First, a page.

Dismiss Notice
Join Physics Forums Today!
The friendliest, high quality science and math community on the planet! Everyone who loves science is here!

Bulb fiasco

  1. Aug 11, 2005 #1
    so i am trying to find taillight/ brake light bulbs
    i need a 6v 10 w (12 v 20 w)
    and a 6 v 5 w (12 v 10 w)
    and autostores are worthless in milwaukee
    none of the carriers have the Wattage listed
    they have the CP
    i amnot sure what the CP is on these bulbs?
    is there a direct relationship to figure it out?
  2. jcsd
  3. Aug 11, 2005 #2


    User Avatar

    Staff: Mentor

    I'm not sure why you would spec a car light bulb at 6V, but here's a helpful website with car light bulb info. Taillights are usually 2057. Does your old bulb have the number 2057 anywhere on it?

    http://www.theherd.com/articles/bulbs.html [Broken]
    Last edited by a moderator: May 2, 2017
  4. Aug 11, 2005 #3
    sorry its not for a car but for a 1978 Puchs moped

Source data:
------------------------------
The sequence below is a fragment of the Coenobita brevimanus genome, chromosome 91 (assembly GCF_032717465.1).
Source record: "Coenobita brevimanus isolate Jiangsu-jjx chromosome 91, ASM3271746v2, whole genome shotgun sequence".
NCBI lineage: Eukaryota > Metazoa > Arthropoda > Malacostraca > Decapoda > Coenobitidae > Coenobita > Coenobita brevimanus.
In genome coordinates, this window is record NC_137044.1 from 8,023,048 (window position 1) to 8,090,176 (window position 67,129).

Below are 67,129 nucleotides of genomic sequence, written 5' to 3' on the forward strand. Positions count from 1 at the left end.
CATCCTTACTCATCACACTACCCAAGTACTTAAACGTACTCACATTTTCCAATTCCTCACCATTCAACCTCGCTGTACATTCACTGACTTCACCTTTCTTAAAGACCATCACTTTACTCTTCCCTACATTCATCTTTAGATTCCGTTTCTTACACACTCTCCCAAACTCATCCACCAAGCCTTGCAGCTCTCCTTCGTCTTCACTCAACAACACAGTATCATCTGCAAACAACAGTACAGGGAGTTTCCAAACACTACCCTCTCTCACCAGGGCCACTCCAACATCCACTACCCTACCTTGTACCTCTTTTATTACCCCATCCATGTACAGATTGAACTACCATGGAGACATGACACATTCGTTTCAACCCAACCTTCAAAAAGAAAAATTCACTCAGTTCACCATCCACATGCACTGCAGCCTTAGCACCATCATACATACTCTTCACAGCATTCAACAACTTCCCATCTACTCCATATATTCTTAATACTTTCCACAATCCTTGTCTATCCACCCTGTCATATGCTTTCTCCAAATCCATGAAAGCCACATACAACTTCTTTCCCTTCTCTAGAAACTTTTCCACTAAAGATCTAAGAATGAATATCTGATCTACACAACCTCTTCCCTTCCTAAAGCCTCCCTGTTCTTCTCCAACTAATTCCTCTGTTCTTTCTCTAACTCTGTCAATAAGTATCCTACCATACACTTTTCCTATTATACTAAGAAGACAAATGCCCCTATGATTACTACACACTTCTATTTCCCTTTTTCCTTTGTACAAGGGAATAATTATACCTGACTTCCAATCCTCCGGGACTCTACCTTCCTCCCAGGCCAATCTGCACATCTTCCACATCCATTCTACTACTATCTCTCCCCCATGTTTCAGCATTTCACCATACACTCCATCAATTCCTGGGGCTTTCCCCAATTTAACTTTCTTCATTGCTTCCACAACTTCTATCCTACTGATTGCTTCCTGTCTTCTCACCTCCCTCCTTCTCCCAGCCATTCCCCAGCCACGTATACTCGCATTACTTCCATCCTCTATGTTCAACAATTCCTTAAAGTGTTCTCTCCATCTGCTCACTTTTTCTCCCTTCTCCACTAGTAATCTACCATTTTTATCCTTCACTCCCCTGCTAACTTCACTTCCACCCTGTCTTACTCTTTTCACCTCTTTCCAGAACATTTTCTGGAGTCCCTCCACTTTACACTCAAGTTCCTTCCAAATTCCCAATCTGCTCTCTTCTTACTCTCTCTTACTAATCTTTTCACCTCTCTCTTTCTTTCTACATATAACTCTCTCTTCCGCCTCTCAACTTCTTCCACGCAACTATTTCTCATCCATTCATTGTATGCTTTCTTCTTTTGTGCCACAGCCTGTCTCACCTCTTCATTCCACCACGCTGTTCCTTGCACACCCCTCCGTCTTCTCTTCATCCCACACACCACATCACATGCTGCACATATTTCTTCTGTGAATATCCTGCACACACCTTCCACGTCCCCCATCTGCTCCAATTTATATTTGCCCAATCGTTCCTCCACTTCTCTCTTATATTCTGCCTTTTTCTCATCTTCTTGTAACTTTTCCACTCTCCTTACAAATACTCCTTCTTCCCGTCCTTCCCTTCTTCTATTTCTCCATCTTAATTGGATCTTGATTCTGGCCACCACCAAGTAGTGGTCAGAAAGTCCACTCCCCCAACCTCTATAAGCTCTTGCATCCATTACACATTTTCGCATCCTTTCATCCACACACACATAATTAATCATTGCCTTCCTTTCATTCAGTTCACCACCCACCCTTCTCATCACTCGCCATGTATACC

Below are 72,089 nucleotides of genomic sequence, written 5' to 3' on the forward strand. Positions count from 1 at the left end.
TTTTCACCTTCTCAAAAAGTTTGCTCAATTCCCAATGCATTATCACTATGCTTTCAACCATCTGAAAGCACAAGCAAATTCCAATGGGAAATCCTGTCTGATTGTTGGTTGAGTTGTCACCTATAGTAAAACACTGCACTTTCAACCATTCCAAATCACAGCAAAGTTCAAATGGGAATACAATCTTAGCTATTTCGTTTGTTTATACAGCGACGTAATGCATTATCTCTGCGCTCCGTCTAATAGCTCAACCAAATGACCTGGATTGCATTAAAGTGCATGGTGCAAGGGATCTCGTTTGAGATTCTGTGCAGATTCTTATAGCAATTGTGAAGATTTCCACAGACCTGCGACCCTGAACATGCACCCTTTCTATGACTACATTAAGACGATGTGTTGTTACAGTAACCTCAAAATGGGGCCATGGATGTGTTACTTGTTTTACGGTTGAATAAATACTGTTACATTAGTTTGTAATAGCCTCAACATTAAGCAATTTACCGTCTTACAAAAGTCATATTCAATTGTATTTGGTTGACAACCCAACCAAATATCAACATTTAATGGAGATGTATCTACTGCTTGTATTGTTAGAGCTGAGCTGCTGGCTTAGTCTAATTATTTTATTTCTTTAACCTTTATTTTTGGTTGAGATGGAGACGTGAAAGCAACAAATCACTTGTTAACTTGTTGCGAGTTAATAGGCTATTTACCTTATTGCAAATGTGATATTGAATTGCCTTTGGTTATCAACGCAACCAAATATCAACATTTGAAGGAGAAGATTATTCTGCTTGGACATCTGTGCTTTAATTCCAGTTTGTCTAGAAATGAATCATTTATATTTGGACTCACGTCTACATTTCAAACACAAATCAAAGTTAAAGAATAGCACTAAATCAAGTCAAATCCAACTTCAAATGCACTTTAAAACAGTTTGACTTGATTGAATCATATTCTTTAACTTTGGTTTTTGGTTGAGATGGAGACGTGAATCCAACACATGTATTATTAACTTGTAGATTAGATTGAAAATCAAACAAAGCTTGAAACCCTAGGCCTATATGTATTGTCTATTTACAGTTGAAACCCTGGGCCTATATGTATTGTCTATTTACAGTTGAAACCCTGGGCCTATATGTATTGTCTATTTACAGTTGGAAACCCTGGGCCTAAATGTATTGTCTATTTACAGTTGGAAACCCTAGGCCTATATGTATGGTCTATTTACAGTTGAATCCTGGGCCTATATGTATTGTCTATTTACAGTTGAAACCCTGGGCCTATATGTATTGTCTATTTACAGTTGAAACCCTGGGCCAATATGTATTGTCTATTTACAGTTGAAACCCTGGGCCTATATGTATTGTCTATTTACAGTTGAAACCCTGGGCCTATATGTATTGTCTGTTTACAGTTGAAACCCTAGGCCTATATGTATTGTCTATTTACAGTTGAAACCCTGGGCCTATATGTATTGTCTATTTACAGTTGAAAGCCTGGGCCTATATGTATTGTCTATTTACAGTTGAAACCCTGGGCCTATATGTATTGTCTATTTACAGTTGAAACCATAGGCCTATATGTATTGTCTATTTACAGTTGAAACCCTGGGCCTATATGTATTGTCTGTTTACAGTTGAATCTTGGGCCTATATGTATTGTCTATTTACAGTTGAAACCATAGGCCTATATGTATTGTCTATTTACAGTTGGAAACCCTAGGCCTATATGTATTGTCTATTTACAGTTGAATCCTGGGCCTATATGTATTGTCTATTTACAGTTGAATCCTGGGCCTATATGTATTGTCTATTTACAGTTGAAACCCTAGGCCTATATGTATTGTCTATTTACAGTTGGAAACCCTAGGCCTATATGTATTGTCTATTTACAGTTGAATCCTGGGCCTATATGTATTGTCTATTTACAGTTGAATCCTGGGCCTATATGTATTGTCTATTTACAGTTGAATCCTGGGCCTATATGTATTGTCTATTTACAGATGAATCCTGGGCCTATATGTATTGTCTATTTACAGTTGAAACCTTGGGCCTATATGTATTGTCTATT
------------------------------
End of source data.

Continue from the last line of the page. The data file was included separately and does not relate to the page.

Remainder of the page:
hence only the 6 volts
  5. Aug 11, 2005 #4


    User Avatar

    Staff: Mentor

    Yikes! Okay, back to google:

    website with older scooter bulbs for sale:
    http://www.dynamo.mz-b.de/lights/lampen.htm [Broken]

    discussion forum mention of scooter bulbs:

    MopedWarehouse.com and MopedGuru.com (Tech Support questions):

    light bulbs at MopedWarehouse.com:

    That last link looks the most promising. Good luck! -Mike-
    Last edited by a moderator: May 2, 2017
  6. Aug 11, 2005 #5


    User Avatar
    Science Advisor

    CP = candle power, one filament is going to produce more than twice as bright a light when the brake light is applied compared to the running light.

    And if you double the voltage, you get 4x the power, minus the increased resistance from increased temperature of the filament, so its ends up at pretty much 3x the power for double the voltage. So make sure you account for this if the CP is given for 12V instead of 6V CP.

    For what you looking for, a close match would be 2-3 CP and then 5-6 CP for the two filaments a 6V (or 9CP/18CP at 12V), this is based on a guess of roughly 6Lumen/W and 12Lumen=1CP which should be close enough for this application.
Share this great discussion with others via Reddit, Google+, Twitter, or Facebook